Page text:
The International and Global Studies Program at Elon University provides an interdisciplinary approach to the critical study of global issues and globalization more generally. Students will gain a broad knowledge of international and global affairs as well as proficiency in one of the world’s regions (Europe, Latin America, Asia, Middle East, and Africa). In addition, a semester study abroad experience and foreign language proficiency aim to strengthen students’ intercultural competency. The program prepares students to examine their own lives as a part of ongoing, dynamic global processes and aims to foster a spirit of respect and appreciation for other peoples and cultures.
The International and Global Studies program prepares students for public and private sector employment in areas such as international and global affairs, government, non-governmental organizations, international travel, and business, as well as graduate and professional studies with a global or international focus. The major may form an attractive double major for students from a variety of disciplines, such as political science, history, and world languages and cultures. It also can be effectively combined with many minors.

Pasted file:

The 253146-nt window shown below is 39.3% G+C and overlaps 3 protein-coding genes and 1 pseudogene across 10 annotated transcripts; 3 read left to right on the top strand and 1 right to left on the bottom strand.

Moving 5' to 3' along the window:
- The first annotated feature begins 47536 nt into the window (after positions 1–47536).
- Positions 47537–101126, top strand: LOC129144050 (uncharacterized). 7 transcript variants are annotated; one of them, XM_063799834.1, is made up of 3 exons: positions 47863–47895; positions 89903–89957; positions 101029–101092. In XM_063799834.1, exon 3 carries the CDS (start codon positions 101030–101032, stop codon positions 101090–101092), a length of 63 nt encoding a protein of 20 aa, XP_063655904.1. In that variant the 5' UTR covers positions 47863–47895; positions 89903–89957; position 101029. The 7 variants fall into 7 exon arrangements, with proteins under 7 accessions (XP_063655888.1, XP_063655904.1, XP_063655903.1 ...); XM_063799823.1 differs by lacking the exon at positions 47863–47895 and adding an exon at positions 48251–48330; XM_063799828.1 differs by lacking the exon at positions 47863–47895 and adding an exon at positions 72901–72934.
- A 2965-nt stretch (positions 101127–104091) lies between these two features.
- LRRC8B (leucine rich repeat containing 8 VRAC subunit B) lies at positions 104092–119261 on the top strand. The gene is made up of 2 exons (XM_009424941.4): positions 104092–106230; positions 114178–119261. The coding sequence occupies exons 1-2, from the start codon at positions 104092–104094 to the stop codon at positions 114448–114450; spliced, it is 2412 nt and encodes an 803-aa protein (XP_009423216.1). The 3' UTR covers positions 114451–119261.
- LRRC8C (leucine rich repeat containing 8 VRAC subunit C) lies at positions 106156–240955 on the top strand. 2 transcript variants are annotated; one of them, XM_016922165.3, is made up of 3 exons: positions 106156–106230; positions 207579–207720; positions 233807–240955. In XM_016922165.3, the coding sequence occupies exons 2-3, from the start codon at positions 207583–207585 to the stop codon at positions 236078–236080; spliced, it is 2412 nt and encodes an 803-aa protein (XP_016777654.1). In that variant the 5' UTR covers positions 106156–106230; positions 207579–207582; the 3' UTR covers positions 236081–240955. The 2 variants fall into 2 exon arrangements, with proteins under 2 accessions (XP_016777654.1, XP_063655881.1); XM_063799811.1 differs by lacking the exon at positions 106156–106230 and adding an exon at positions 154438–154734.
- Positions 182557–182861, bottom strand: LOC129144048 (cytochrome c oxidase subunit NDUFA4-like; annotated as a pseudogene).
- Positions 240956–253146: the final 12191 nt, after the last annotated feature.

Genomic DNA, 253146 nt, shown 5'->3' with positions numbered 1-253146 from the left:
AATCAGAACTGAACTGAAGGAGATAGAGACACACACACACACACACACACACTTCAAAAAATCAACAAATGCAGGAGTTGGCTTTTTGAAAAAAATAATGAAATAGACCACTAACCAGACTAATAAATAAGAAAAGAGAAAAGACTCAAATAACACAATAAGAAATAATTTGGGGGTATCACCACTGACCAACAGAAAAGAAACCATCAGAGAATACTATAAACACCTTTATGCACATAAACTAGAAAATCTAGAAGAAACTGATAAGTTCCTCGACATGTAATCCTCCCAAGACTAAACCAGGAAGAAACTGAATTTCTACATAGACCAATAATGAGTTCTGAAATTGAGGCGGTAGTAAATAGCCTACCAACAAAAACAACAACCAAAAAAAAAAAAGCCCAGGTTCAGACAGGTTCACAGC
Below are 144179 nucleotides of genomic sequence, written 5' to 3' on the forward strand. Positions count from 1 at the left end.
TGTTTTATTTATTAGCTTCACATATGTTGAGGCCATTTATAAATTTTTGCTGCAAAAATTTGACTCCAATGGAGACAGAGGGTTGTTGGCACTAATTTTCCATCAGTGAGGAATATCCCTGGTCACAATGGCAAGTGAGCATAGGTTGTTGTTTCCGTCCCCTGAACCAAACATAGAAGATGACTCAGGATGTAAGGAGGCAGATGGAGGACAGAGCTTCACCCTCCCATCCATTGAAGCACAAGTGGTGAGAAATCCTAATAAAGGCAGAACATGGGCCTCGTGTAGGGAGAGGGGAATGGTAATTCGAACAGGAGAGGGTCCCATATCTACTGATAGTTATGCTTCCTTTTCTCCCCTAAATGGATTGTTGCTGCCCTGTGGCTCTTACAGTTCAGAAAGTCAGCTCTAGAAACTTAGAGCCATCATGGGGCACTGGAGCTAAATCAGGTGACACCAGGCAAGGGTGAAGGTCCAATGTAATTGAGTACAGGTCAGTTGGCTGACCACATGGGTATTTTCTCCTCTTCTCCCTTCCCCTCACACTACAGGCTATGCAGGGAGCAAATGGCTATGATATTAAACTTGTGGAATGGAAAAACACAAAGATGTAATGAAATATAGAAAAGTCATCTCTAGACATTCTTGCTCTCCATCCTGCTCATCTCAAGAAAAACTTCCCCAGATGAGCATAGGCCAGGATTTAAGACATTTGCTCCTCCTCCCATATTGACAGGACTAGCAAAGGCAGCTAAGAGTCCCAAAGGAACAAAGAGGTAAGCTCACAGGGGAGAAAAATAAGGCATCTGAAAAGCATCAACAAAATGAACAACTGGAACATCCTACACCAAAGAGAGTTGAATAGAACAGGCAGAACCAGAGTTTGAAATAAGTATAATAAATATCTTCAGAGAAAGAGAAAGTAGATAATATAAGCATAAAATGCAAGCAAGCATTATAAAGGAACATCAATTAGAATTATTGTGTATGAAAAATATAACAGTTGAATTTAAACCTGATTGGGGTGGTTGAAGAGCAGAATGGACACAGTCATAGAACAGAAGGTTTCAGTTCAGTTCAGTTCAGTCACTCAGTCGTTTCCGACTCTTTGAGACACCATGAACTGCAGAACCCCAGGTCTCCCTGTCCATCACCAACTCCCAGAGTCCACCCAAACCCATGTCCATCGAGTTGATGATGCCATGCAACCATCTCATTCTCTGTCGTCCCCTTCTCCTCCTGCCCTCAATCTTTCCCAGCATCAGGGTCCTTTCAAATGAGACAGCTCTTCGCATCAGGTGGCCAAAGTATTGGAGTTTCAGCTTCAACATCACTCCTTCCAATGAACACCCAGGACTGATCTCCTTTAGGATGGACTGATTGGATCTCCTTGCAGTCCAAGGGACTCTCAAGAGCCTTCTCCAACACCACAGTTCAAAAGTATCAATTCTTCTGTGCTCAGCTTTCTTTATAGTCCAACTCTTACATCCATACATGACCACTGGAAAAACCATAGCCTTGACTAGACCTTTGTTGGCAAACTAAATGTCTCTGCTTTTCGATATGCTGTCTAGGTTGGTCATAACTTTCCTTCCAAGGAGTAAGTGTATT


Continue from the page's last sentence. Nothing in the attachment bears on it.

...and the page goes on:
Shariq Ali ’20, Ashley Jutras ’20 and Styrling Rohr ’19 have received Critical Language Scholarships from the federal government to study foreign languages deemed critical to U.S. diplomacy and outreach.
Baris Kesgin’s recent publication looks into how political leaders attend to different audiences in their foreign policy statements. Kesgin’s paper “Turkey’s Erdogan: leadership style and foreign policy audiences,” is published in Turkish Studies, an international, peer-reviewed journal.
A redesigned top section of pages on the Elon website includes a new link that highlights the university’s emphasis on global engagement.
Assistant Professor of Political Science Baris Kesgin’s recent research is based on the premise that when leaders depart from their long-held, publicly known policy positions, one possible explanation is changes in their personality. Kesgin puts this assumption to test in the case of Israeli Prime Minister Ariel Sharon’s withdrawal from the Gaza Strip in August 2005.
Winter Term 2019 will offer students a broad array of opportunities to explore these themes throughout the next month.